The world's first wiki where authorship really matters (Nature Genetics, 2008). Due credit and reputation for authors. Imagine a global collaborative knowledge base for original thoughts. Search thousands of articles and collaborate with scientists around the globe.

wikigene or wiki gene protein drug chemical gene disease author authorship tracking collaborative publishing evolutionary knowledge reputation system wiki2.0 global collaboration genes proteins drugs chemicals diseases compound
Hoffmann, R. A wiki for the life sciences where authorship matters. Nature Genetics (2008)
 
 
 

Mutations in a novel factor, glomulin, are responsible for glomuvenous malformations ("glomangiomas").

Glomuvenous malformations (GVMs) are cutaneous venous lesions characterized by the presence of smooth-muscle--like glomus cells in the media surrounding distended vascular lumens. We have shown that heritable GVMs link to a 4--6-cM region in chromosome 1p21-22. We also identified linkage disequilibrium that allowed a narrowing of this VMGLOM locus to 1.48 Mb. Herein, we report the identification of the mutated gene, glomulin, localized on the basis of the YAC and PAC maps. An incomplete cDNA sequence for glomulin had previously been designated "FAP48," for "FKBP-associated protein of 48 kD." The complete cDNA for glomulin contains an open reading frame of 1,785 nt encoding a predicted protein of 68 kD. The gene consists of 19 exons in which we identified 14 different germline mutations in patients with GVM. In addition, we found a somatic "second hit" mutation in affected tissue of a patient with an inherited genomic deletion. Since all but one of the mutations result in premature stop codons, and since the localized nature of the lesions could be explained by Knudson's two-hit model, GVMs are likely caused by complete loss of function of glomulin. The abnormal phenotype of vascular smooth-muscle cells (VSMCs) in GVMs suggests that glomulin plays an important role in differentiation of these cells--and, thereby, in vascular morphogenesis--especially in cutaneous veins.[1]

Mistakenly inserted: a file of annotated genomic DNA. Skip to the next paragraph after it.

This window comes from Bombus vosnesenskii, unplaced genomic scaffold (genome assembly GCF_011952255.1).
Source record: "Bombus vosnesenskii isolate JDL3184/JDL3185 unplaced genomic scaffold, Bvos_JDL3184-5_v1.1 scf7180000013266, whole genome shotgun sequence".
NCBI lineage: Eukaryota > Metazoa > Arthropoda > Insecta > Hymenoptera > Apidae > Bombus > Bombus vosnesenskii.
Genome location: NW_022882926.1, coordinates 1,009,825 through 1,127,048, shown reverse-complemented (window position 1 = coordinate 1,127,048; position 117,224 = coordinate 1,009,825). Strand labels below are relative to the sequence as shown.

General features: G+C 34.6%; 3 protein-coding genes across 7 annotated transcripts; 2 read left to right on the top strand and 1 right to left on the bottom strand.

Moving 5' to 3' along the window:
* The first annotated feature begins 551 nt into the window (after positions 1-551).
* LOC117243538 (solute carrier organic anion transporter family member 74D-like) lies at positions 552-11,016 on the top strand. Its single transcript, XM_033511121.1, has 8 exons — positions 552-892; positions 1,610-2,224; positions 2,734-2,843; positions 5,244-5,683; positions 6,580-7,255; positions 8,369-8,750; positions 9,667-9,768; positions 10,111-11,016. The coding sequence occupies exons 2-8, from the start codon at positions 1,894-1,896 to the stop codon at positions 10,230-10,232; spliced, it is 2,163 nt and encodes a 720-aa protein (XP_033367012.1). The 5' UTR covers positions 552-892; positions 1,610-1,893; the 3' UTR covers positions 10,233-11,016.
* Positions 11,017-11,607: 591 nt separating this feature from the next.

References

  1. Mutations in a novel factor, glomulin, are responsible for glomuvenous malformations ("glomangiomas"). Brouillard, P., Boon, L.M., Mulliken, J.B., Enjolras, O., Ghassibé, M., Warman, M.L., Tan, O.T., Olsen, B.R., Vikkula, M. Am. J. Hum. Genet. (2002) [Pubmed]
 
WikiGenes - Universities